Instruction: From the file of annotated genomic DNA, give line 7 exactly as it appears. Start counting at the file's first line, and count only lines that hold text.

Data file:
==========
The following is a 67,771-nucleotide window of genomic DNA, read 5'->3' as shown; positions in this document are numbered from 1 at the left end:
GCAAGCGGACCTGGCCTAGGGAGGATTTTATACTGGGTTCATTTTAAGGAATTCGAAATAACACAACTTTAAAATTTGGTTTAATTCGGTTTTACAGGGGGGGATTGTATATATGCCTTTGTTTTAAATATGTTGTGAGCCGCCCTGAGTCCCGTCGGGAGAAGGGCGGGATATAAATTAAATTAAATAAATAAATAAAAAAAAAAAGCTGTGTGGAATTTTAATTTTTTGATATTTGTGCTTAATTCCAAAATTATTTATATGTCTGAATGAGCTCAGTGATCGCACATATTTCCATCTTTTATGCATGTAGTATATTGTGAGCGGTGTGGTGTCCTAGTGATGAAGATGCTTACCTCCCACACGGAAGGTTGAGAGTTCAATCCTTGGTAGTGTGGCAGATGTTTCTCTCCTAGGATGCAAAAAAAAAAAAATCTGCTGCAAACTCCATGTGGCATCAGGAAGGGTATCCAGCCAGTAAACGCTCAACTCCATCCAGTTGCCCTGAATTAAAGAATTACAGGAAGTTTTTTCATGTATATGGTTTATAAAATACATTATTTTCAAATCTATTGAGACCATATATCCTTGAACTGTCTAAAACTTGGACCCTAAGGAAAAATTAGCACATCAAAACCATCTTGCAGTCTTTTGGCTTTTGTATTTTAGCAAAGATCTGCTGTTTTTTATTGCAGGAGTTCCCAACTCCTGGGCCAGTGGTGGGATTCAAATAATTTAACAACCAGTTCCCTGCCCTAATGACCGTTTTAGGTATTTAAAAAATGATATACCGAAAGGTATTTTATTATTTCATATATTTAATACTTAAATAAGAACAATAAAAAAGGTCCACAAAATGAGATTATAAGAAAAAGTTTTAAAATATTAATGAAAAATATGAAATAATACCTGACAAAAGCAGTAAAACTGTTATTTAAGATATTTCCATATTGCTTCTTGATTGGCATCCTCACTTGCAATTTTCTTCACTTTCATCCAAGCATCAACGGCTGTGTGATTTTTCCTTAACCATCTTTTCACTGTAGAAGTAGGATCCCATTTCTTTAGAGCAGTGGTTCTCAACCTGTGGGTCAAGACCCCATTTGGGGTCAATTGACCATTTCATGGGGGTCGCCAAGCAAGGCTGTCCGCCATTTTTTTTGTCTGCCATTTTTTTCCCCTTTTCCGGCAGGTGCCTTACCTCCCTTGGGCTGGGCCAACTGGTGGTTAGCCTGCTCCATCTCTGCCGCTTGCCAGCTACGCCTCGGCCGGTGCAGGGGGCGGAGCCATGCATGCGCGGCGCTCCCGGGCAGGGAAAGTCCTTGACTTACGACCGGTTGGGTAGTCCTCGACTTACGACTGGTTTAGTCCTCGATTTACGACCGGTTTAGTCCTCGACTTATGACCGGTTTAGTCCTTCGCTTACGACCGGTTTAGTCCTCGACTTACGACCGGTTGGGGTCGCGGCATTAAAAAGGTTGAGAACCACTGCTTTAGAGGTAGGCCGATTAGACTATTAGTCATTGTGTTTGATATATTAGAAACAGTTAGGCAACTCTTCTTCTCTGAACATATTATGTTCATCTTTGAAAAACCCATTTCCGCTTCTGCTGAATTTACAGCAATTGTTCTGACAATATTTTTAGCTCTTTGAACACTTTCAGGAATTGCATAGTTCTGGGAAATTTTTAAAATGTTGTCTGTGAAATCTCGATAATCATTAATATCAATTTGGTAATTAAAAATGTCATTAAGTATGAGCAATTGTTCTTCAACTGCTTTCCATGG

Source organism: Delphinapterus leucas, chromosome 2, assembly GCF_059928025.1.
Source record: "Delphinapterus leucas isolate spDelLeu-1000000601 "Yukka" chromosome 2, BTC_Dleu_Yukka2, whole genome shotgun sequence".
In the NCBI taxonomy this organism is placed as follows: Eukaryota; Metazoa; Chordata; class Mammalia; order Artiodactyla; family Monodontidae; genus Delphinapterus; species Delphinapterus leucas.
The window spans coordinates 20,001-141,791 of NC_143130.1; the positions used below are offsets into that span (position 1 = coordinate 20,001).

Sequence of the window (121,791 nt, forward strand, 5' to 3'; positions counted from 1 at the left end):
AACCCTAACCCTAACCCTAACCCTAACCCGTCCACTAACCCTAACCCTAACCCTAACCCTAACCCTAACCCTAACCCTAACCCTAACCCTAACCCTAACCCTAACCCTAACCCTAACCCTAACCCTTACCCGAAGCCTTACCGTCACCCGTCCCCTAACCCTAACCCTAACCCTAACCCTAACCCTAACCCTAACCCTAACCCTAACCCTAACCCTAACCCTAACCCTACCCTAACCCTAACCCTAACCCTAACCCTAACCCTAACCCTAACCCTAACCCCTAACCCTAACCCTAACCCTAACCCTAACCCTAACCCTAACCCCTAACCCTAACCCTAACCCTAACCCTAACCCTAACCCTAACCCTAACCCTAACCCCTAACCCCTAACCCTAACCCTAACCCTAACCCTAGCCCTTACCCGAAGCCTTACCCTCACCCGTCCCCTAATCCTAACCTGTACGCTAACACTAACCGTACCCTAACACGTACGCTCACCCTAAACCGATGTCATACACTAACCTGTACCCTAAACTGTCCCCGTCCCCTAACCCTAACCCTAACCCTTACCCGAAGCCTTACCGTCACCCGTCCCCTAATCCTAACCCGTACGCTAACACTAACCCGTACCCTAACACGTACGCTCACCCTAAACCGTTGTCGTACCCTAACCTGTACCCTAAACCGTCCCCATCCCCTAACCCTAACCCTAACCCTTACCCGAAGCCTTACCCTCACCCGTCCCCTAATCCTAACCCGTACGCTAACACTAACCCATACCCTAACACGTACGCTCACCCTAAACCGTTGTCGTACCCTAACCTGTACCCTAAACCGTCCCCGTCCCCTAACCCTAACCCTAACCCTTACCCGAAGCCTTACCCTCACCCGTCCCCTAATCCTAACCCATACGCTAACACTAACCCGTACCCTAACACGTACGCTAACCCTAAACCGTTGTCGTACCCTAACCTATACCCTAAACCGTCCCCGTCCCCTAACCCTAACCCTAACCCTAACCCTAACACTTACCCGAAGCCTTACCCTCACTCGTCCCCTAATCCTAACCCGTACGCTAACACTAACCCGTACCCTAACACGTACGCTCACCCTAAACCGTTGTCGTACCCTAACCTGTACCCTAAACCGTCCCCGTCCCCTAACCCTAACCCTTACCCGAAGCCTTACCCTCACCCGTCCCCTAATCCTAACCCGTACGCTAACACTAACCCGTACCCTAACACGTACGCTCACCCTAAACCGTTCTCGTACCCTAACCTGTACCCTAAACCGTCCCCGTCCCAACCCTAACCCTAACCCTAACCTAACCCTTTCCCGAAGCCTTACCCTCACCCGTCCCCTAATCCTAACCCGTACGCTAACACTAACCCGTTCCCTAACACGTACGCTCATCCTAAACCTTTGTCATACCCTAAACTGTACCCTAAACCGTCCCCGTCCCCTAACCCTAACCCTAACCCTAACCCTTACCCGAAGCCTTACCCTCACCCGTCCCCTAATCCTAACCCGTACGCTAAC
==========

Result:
Sequence of the window (121,791 nt, forward strand, 5' to 3'; positions counted from 1 at the left end):